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Will county’s early retirement plan pay benefits?

The Pike County Commission’s plan to offer retirement incentives to employees as a future cost control may leave some taxpayers scratching their heads in wonder this year.

The plan, which essentially pays employees a full year’s worth of salary and benefits for only three months’ work, is designed to reduced personnel expenses in upcoming fiscal years.

The theory, as offered by county officials, is that by encouraging eligible employees to take an early retirement, work duties can be readjusted and department’s streamlined, ultimately saving money moving forward.

However, what was proposed as a plan to offer eligible employees 75 percent of their annual salary and benefits if they opted for early retirement, was only a part of the equation. Because the plan was approved and offered after the beginning of the fiscal year (which was Oct. 1, 2008) and because paying a sizeable lump sum benefit in the 2008 calendar year could cause considerable tax issues for some employees, commissioners delayed the effective date of the incentive package to January.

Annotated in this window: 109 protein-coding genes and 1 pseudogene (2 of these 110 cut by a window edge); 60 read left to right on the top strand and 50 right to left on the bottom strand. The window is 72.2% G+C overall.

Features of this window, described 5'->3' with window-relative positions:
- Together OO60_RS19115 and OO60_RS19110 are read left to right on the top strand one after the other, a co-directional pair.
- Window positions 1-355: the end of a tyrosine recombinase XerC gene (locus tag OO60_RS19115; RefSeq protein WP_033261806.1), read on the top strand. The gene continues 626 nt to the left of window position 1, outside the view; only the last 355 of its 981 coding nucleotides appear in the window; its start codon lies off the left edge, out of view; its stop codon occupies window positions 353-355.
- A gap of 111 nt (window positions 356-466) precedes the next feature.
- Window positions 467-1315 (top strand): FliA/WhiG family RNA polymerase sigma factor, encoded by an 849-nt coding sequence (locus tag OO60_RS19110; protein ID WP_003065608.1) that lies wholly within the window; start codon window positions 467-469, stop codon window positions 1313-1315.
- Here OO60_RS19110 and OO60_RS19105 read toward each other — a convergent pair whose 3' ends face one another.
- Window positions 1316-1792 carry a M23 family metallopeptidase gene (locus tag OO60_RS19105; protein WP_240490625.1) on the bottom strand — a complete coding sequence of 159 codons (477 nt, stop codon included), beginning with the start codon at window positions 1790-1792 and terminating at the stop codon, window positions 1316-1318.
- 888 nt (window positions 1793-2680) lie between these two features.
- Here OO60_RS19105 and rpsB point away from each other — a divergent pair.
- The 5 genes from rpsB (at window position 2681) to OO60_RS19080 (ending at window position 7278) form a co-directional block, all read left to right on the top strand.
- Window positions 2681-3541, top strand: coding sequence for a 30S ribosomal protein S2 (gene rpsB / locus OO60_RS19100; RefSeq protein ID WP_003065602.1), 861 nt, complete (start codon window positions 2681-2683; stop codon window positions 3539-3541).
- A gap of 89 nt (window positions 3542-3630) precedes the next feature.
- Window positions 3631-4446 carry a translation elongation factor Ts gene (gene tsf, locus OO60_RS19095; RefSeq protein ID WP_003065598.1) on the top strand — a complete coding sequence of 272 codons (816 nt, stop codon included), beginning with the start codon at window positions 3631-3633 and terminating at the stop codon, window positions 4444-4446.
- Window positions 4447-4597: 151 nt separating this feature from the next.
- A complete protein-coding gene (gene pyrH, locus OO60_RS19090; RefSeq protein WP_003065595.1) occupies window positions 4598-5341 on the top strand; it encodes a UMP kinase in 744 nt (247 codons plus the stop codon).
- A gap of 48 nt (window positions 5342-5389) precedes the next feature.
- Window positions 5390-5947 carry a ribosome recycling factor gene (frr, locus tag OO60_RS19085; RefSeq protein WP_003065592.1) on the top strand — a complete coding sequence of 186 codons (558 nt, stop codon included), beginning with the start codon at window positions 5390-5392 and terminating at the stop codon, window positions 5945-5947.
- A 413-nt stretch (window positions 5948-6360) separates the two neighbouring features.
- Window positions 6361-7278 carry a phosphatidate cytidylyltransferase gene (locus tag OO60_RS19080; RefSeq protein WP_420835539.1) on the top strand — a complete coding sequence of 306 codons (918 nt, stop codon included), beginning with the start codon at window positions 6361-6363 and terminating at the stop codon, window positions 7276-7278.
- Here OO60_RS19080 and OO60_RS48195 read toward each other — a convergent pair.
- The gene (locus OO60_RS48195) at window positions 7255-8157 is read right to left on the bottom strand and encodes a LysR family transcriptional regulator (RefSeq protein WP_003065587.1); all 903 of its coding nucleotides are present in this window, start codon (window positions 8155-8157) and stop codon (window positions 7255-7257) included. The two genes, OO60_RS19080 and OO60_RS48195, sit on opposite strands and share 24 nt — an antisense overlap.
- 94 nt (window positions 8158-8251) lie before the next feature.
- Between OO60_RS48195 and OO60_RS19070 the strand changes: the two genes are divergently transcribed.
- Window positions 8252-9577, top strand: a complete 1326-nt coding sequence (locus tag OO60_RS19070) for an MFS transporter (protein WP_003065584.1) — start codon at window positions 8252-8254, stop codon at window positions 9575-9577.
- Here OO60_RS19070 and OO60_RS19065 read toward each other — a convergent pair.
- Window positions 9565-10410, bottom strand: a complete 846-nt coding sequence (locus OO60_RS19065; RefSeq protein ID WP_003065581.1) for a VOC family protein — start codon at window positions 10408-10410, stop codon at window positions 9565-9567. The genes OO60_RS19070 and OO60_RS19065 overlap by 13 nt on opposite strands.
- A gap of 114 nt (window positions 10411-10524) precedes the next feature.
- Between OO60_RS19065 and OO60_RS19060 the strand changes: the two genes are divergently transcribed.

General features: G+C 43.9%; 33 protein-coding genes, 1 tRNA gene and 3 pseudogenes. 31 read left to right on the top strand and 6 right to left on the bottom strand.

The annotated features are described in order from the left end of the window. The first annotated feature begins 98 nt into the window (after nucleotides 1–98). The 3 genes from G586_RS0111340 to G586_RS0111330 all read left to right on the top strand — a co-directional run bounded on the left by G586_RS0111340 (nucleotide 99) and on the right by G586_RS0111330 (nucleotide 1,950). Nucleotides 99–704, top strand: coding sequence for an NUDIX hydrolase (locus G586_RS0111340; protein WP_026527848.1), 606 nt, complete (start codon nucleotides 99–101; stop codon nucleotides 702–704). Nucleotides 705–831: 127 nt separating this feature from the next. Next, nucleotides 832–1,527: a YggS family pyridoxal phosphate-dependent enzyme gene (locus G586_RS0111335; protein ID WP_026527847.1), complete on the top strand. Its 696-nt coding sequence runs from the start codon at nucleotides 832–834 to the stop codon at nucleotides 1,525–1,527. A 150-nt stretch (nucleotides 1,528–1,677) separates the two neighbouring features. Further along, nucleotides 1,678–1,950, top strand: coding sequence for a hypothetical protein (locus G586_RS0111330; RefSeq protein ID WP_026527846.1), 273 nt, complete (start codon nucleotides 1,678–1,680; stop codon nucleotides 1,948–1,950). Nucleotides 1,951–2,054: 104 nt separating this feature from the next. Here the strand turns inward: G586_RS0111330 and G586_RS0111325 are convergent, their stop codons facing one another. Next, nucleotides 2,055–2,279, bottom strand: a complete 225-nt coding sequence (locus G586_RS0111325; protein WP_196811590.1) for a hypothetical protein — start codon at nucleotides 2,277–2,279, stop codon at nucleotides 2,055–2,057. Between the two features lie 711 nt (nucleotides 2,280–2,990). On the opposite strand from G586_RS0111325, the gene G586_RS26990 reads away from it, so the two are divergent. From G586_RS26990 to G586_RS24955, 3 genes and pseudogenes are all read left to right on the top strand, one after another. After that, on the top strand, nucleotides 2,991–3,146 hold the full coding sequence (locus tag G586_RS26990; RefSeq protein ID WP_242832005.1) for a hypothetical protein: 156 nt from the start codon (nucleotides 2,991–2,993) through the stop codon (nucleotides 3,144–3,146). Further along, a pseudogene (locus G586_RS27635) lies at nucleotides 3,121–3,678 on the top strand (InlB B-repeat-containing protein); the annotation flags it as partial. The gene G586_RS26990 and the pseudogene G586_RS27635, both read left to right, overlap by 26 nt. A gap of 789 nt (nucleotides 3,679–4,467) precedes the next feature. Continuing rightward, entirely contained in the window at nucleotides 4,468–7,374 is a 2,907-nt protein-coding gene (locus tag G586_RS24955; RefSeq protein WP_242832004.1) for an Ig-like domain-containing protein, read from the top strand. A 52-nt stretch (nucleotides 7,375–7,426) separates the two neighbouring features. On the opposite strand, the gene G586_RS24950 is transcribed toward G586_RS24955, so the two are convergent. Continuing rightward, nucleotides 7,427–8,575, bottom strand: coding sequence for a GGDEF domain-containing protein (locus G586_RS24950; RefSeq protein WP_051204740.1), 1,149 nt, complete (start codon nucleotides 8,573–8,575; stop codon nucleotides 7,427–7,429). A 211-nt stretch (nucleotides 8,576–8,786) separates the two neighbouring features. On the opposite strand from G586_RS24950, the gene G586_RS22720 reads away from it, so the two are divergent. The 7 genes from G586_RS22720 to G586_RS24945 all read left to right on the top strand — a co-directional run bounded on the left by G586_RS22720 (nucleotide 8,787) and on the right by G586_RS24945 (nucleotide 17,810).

That means eligible employees could work for three months – rightfully earning their full pay and benefits for those three months – and then take their retirement in January, getting a lump-sum payment for the remaining 75 percent of their annual salary and benefits. Confusing? Look at it this way: The county paid eight eligible employees $300,000 – their full combined salary and benefits earnings – to work only three months this fiscal year.

In theory, these departments will be better positioned to operate with fewer personnel in the next fiscal year, which begins Oct. 1, 2009.

But in reality, department heads already have asked, and received, $16,000 in unbudgeted raises for the employees who are left-behind and handling the duties reassigned from retired employees.

In the private sector, these responsibilities would simply be assimilated by remaining employees as companies sought to control expenses through attrition or early retirement. But, in government, the logic of business doesn’t always apply.

We sincerely hope that the county commissioners will be able to hold fast to their original goal of reducing personnel and salary expenses moving forward. If not, this could be an expensive learning experience for the taxpayers of Pike County.